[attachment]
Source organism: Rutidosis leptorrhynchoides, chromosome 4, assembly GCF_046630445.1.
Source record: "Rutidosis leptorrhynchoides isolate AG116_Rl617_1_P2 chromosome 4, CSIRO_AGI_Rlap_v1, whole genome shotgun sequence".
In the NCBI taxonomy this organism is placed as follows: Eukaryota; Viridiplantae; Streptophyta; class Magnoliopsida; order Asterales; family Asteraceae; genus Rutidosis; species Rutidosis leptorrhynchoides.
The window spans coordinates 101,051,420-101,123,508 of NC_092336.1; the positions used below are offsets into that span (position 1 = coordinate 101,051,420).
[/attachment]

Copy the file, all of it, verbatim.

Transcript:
Source organism: Rutidosis leptorrhynchoides, chromosome 4, assembly GCF_046630445.1.
Source record: "Rutidosis leptorrhynchoides isolate AG116_Rl617_1_P2 chromosome 4, CSIRO_AGI_Rlap_v1, whole genome shotgun sequence".
In the NCBI taxonomy this organism is placed as follows: Eukaryota; Viridiplantae; Streptophyta; class Magnoliopsida; order Asterales; family Asteraceae; genus Rutidosis; species Rutidosis leptorrhynchoides.
The window spans coordinates 101,051,420-101,123,508 of NC_092336.1; the positions used below are offsets into that span (position 1 = coordinate 101,051,420).